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Crack Willow

Salix fragilis

Please keep in mind that it is illegal to uproot a plant without the landowner's consent and care should be taken at all times not to damage wild plants. Wild plants should never be picked for pleasure and some plants are protected by law.
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Plant Profile

Flowering Months:
Salicaceae (Willow)
Deciduous tree
Life Cycle:
Maximum Size:
20 metres tall
Fens, fields, gardens, marshes, riverbanks, riversides, towns, waterside, wetland, woodland.

Green, no petals
Catkins are produced in spring. Male flowers are yellow, female green. Insect-pollinated.
Fruit capsules which release many cottony seeds.
Blue-green, long, glossy, pointed leaves with finely toothed margins. Similar leaves to those of Osier and White Willow but the undersides are not pale or silvery. Each leaf measures anything up to 15cm in length and 3cm in width.
Other Names:
Basket Willow, Brittle Willow, Fragile Willow.
Frequency (UK):

Similar Species

Other Information


Salix fragilis, also known as Crack Willow, is a species of willow tree that is native to Europe and Asia. It is known for its brittle branches, which easily crack and break, hence its name. The tree can grow to be large and can live for up to 80 years. The bark of the tree contains salicin, which is used in the production of aspirin. Crack willow is also used in traditional medicine for various ailments, including fever, pain, and inflammation. It is also a common tree planted along river banks to prevent erosion.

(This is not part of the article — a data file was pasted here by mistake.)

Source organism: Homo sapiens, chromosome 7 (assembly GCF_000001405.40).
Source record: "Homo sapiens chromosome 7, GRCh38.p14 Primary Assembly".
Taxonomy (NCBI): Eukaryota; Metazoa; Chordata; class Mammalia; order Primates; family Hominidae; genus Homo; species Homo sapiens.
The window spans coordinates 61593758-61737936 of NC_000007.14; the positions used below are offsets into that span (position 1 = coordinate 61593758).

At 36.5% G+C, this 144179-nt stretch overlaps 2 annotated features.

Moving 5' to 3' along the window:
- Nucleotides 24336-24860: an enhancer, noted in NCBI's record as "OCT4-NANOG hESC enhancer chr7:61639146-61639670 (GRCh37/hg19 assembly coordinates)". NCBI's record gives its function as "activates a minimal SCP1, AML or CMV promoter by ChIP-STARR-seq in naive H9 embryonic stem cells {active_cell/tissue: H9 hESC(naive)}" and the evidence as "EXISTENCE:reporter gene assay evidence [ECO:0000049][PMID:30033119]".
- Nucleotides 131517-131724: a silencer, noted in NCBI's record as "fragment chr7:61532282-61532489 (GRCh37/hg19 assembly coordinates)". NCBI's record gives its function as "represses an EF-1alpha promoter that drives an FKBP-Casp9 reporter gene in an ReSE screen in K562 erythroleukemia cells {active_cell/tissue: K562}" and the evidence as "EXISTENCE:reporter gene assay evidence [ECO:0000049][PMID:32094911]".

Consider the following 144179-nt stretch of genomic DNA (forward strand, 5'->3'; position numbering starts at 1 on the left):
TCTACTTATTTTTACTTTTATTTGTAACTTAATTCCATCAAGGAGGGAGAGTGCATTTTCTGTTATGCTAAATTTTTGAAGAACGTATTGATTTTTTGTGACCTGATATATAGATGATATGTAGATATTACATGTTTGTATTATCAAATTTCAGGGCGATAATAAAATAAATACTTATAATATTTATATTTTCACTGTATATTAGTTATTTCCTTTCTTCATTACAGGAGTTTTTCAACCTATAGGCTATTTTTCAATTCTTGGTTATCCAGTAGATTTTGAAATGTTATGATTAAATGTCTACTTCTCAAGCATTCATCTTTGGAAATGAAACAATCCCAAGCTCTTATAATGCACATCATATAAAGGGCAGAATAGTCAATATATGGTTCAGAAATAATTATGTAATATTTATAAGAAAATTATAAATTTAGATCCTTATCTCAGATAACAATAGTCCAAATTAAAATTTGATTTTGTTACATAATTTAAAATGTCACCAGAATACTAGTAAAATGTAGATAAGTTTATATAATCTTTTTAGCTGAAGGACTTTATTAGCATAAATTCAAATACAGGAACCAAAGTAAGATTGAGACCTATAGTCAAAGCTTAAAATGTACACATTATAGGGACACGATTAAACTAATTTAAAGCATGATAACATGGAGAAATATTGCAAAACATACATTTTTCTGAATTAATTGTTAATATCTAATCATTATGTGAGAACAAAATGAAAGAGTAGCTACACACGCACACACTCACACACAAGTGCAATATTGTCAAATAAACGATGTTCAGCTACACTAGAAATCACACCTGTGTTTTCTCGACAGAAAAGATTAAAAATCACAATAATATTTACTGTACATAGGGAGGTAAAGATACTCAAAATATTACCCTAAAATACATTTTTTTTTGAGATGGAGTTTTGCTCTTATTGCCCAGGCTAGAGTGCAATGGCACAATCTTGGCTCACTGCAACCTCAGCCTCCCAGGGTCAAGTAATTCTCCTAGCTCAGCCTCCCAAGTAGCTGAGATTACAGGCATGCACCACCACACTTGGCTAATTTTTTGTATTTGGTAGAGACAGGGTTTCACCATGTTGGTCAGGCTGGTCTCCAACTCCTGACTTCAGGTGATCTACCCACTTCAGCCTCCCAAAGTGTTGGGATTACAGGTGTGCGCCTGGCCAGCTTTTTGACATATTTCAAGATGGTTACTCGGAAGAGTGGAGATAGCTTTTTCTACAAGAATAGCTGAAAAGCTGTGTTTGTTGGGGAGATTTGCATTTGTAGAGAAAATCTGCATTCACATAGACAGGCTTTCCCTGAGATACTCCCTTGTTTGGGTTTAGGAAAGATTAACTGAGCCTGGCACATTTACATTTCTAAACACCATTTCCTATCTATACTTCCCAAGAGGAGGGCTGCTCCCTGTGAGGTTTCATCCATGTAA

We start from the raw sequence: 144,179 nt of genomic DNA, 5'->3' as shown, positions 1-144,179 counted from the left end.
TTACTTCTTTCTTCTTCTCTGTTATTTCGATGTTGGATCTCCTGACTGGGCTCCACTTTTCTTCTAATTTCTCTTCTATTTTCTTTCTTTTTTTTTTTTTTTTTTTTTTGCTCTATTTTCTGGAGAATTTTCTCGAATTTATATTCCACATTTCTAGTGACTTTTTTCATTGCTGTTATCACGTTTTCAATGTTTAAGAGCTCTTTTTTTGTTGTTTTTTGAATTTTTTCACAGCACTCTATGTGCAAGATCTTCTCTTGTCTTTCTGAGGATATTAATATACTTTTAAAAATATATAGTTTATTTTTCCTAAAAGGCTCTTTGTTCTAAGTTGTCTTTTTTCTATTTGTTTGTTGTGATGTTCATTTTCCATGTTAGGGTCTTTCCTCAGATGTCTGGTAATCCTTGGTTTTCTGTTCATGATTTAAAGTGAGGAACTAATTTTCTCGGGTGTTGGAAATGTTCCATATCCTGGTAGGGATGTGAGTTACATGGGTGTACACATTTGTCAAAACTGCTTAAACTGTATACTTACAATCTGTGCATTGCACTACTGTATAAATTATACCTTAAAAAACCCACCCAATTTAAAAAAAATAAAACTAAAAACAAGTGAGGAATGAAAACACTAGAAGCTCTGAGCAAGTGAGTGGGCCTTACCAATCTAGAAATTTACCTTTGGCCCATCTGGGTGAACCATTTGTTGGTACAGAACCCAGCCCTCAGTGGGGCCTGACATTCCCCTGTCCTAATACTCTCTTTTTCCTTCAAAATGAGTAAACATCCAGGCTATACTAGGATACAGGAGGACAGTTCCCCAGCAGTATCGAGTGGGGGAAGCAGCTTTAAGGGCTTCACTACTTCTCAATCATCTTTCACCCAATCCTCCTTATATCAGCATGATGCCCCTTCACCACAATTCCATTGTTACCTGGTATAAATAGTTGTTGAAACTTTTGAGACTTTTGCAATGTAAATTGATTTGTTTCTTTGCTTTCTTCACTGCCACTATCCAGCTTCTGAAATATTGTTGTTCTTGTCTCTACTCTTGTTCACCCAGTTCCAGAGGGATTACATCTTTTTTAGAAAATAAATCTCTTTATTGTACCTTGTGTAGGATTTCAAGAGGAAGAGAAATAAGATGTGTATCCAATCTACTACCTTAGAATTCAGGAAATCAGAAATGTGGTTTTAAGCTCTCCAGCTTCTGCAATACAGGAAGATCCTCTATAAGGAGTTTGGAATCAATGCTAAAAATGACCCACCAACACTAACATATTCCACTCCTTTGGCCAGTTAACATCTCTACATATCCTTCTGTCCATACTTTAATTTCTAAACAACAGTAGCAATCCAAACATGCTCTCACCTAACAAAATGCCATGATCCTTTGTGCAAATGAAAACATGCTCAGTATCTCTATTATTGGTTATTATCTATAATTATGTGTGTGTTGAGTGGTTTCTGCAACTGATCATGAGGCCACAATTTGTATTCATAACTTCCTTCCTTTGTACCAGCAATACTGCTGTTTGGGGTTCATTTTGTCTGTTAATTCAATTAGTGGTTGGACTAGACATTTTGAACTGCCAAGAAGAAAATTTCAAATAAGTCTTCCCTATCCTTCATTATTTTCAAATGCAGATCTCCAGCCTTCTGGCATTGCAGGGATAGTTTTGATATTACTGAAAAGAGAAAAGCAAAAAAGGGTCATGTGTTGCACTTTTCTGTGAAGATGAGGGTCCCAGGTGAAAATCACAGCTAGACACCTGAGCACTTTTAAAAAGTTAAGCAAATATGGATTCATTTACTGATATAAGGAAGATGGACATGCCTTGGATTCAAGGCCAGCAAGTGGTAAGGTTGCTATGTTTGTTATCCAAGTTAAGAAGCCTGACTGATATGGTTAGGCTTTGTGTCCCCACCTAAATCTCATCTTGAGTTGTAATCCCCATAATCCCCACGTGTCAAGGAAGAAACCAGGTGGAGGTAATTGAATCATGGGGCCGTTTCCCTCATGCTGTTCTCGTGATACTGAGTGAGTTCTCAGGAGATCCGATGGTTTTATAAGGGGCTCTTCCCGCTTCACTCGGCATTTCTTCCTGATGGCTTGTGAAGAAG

Crack Willow, Salix fragilis, is a fast-growing, deciduous tree that is native to Europe and Asia. It is a member of the willow family and is known for its ability to crack and break under stress. This species of willow is commonly found along riverbanks, lakesides, and wetlands, as it is adapted to withstand the high levels of moisture in these environments.

The crack willow is a tall and slender tree, growing up to 20 meters in height with a narrow crown. Its leaves are long and narrow, measuring up to 10 cm in length, and are a bright green color during the growing season. The tree produces catkins in the spring, which are clusters of tiny flowers that are a food source for many species of wildlife, including bees and other insects.

The bark of the crack willow is a unique feature of this species. It is a light grey color, and as the tree grows, it begins to crack and split, forming deep furrows. This cracking is where the tree gets its name, and it is also what makes it highly prized for use in basket weaving and other forms of traditional handicrafts.

In addition to its practical uses, the crack willow is also an important species in terms of wildlife and conservation. The tree provides shelter and habitat for many species of birds and mammals, and it is a valuable food source for many species of insects. Furthermore, its roots play an important role in erosion control, helping to stabilize riverbanks and other areas of wetland.